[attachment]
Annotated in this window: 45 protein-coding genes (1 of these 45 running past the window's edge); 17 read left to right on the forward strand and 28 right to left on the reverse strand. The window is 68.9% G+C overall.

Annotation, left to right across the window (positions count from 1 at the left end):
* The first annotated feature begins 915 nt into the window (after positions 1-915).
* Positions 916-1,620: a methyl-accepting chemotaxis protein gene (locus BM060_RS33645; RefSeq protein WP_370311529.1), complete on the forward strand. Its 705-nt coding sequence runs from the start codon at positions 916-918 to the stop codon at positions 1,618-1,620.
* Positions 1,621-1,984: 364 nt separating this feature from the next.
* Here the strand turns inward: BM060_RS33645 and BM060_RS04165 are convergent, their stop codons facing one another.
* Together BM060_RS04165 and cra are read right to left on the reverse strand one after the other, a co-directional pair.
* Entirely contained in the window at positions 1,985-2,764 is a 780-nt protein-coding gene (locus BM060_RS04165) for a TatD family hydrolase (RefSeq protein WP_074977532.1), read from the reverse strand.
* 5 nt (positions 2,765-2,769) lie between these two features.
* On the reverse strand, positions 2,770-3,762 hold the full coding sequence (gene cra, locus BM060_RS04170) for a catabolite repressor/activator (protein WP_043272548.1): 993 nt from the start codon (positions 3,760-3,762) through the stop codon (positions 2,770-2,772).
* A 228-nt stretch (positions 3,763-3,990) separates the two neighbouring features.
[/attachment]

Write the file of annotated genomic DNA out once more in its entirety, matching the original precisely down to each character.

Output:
Annotated in this window: 45 protein-coding genes (1 of these 45 running past the window's edge); 17 read left to right on the forward strand and 28 right to left on the reverse strand. The window is 68.9% G+C overall.

Annotation, left to right across the window (positions count from 1 at the left end):
* The first annotated feature begins 915 nt into the window (after positions 1-915).
* Positions 916-1,620: a methyl-accepting chemotaxis protein gene (locus BM060_RS33645; RefSeq protein WP_370311529.1), complete on the forward strand. Its 705-nt coding sequence runs from the start codon at positions 916-918 to the stop codon at positions 1,618-1,620.
* Positions 1,621-1,984: 364 nt separating this feature from the next.
* Here the strand turns inward: BM060_RS33645 and BM060_RS04165 are convergent, their stop codons facing one another.
* Together BM060_RS04165 and cra are read right to left on the reverse strand one after the other, a co-directional pair.
* Entirely contained in the window at positions 1,985-2,764 is a 780-nt protein-coding gene (locus BM060_RS04165) for a TatD family hydrolase (RefSeq protein WP_074977532.1), read from the reverse strand.
* 5 nt (positions 2,765-2,769) lie between these two features.
* On the reverse strand, positions 2,770-3,762 hold the full coding sequence (gene cra, locus BM060_RS04170) for a catabolite repressor/activator (protein WP_043272548.1): 993 nt from the start codon (positions 3,760-3,762) through the stop codon (positions 2,770-2,772).
* A 228-nt stretch (positions 3,763-3,990) separates the two neighbouring features.